re: Ray Buckey's Press Corps and the Tunnels of McMartin - part three
- This may be heavy for survivors.
From: Psychic Dictatorship in the USA, Alex Constantine (Feral House, 1995).
part three :
Ray Buckey's Press Corps and the Tunnels of McMartin
A Cottage Industry of Child Abuse Debunkers
"MODERN WITCH-HUNT CHILD ABUSE CHARGES"
bawled a Wall Street Journal editorial for February 22, 1993. But the tone
of the column was dry and high-toned. Dr. Richard Gardner, professor of
clinical psychiatry at Columbia University, cautioned that "a great wave of
hysteria" had gripped the country.
In the early 90s, the mass hysteria premise was touted by big city
newspapers and magazines of elite stature, all attempting to persuade with
evident bias and inflated "expert" opinion that false child abuse charges
were endemic. This school of disinformation coaxed public opinion with dire
exhortations of a child abuse witch-hunt.
In his Wall Street Journal comments, Dr. Gardner warned that a great
wave of hysteria, "by far the worst" in history, the most devastating "with
regard to the number of lives that have been destroyed and families that
have been disintegrated."
Gardner's basic argument is that allegations of child abuse are often
fabricated by parents embroiled in custody disputes another explanation
not supported by statistics, the ones Gardner ignores. One study found that
a mere two percent of all abuse accusations stem from visitation and custody
disputes. Other researchers have placed the percentage slightly higher.)
As for "mass hysteria," one of the earliest promoters of this thesis was
Ralph Underwager, co-author with his wife, Hollida Wakefield, of Accusations
of Child Sexual Abuse. "Few physicians will wish to invest the time and
money ($70) to own or even read this book," complained a reviewer for the
Journal of the American Medical Association. "It is of little value to those
who work with abused children except as it may be important to be aware of
all points of view. The book will be doubtless be useful to attorneys
defending persons accused of sexual abuse of children. It appears to have
been written particularly for that audience.... The authors cite over 700
references, but they do not really review this body of literature. When a
given reference fails to support their viewpoint, they simply misstate the
Since 1974, Dr. Underwager has been the director of the Institute for
Psychological Therapies in Northfield, Minnesota. He has since been
frequently called upon to provide expert testimony in the late '80s he
spent 60-70 percent of his professional life shuttling between courtrooms.
He is the author of numerous articles debunking the credibility of ritual
abuse victims. Dr. Underwager has frequently been cited by Debbie Nathan as
a leading authority on the subject. Lisa Manshel, author of Nap Time, an
account of the New Jersey ritual abuse case, found that "child sexual abuse
was not his field of knowledge," but "it was his field of courtroom
practice. He proliferated the opinion, 'No one knows how to tell accurately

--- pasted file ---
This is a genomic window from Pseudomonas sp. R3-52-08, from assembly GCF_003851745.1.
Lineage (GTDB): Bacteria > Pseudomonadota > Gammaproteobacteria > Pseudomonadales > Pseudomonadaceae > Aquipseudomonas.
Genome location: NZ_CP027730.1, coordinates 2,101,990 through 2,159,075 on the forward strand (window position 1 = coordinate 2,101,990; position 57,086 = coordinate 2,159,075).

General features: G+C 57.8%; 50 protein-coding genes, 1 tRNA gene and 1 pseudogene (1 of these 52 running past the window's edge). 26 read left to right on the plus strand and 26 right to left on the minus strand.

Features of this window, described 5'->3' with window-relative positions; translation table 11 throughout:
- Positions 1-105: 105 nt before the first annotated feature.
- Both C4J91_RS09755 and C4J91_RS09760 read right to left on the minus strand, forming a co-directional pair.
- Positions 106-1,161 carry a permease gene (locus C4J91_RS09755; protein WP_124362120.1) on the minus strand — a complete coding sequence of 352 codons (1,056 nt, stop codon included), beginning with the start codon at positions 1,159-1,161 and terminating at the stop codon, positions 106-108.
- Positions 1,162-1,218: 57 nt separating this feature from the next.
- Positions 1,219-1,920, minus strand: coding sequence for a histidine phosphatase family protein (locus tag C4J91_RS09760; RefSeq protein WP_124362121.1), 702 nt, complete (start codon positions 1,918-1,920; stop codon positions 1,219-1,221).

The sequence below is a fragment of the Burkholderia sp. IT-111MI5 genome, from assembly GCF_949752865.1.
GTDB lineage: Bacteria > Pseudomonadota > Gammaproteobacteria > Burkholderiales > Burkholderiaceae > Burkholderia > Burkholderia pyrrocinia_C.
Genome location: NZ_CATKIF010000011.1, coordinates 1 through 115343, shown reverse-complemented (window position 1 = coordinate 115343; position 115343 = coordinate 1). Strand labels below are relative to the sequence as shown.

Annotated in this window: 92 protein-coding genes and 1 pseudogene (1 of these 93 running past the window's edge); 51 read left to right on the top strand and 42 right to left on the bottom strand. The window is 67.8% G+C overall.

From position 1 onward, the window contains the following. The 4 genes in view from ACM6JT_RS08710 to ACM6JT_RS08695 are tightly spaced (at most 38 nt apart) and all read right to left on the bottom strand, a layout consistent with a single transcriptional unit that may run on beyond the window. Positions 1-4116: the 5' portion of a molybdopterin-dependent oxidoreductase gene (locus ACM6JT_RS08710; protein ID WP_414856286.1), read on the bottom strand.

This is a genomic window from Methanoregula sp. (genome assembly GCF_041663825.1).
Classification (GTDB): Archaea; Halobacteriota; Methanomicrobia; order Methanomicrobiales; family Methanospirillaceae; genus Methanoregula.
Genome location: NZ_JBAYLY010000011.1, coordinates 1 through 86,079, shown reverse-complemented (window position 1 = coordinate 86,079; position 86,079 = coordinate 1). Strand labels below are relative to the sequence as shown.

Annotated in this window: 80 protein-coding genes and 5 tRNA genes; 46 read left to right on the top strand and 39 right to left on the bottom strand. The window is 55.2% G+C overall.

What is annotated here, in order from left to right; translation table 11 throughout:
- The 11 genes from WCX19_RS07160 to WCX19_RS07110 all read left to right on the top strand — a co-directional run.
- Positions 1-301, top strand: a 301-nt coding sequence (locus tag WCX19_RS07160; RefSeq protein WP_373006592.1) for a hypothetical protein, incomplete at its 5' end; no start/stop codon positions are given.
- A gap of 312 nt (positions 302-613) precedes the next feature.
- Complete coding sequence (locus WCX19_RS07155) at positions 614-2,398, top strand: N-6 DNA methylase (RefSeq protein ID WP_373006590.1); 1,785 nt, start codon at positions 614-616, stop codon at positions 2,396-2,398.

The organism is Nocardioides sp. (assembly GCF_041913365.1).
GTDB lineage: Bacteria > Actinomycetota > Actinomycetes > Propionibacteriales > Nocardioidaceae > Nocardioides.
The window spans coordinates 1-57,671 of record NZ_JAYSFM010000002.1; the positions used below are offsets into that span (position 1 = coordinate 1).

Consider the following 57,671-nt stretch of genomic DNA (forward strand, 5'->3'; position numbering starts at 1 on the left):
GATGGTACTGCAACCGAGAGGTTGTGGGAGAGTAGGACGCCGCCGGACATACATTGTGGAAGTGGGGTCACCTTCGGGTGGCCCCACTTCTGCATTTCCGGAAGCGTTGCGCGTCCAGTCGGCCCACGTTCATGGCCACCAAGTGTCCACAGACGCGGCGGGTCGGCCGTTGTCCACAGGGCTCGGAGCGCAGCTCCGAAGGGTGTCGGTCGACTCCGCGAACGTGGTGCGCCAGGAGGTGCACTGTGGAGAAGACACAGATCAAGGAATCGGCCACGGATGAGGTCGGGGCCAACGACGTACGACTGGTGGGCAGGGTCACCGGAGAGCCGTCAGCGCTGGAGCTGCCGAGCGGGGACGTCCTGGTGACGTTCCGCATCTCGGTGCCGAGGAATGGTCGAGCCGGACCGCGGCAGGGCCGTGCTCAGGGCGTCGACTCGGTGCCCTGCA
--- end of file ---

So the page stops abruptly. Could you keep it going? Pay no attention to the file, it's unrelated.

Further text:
whether a child's been abused' throughout the nation's courts." He has
testified in most states, and by satellite in foreign countries, before at
least 200 juries."
Dr. Underwager once stated on the stand that he considered it "more
desirable that a thousand children in abuse situations are not discovered
than for one innocent person to be convicted wrongly."
Dr. Underwager, a founder of the False Memory Syndrome foundation, is an
ordained Lutheran minister. He believes, he once said in an interview
appearing in an Amsterdam journal for pedophiles, , that sex with children
is not only acceptable, but "God's will."
Q: Is choosing pedophilia for you a responsible choice for
Underwager: Certainly it is responsible. What I have been
struck by as I have come to know more about and understand
people who choose pedophilia is that they let themselves be
too much defined by other people. That is usually an essential
negative definition. Pedophiles spend a lot of time and energy
defending their choice. I don't think a pedophile needs to do
Underwager insisted that pedophiles "should attack the concept, the
image, the picture of the pedophile as an evil, wicked and reprehensible
exploiter of children." Following the interview, Underwager was forced to
resign as a founding member of the False Memory Syndrome Foundation (which
is largely directed by CIA psychiatrists with backgrounds in mind control
The London Observer for December 12, 1993 reported that Dr. Underwager
denied ever condoning sex with children. He added, however, that "scientific
evidence" had demonstrated that "60 percent of women sexually abused as
children reported that the experience was good for them. He contended the
same could be true for boys involved with pedophiles..
The Descent of Mann
In a five-part series that appeared after the hung jury verdict of Ray
Buckey's first trial, Los Angeles Times reporter David Shaw found that the
newspaper's research files explained little of "the crucial
behind-the-scenes role played by screenwriter Abby Mann." Mann's writing
staff and circle of disinformationists have shaped public opinion on the
Noel Greenwood, an L.A. Times editor, has described the wall of
pro-Buckey PR thrown up by Mann and friends as "a mean, malevolent campaign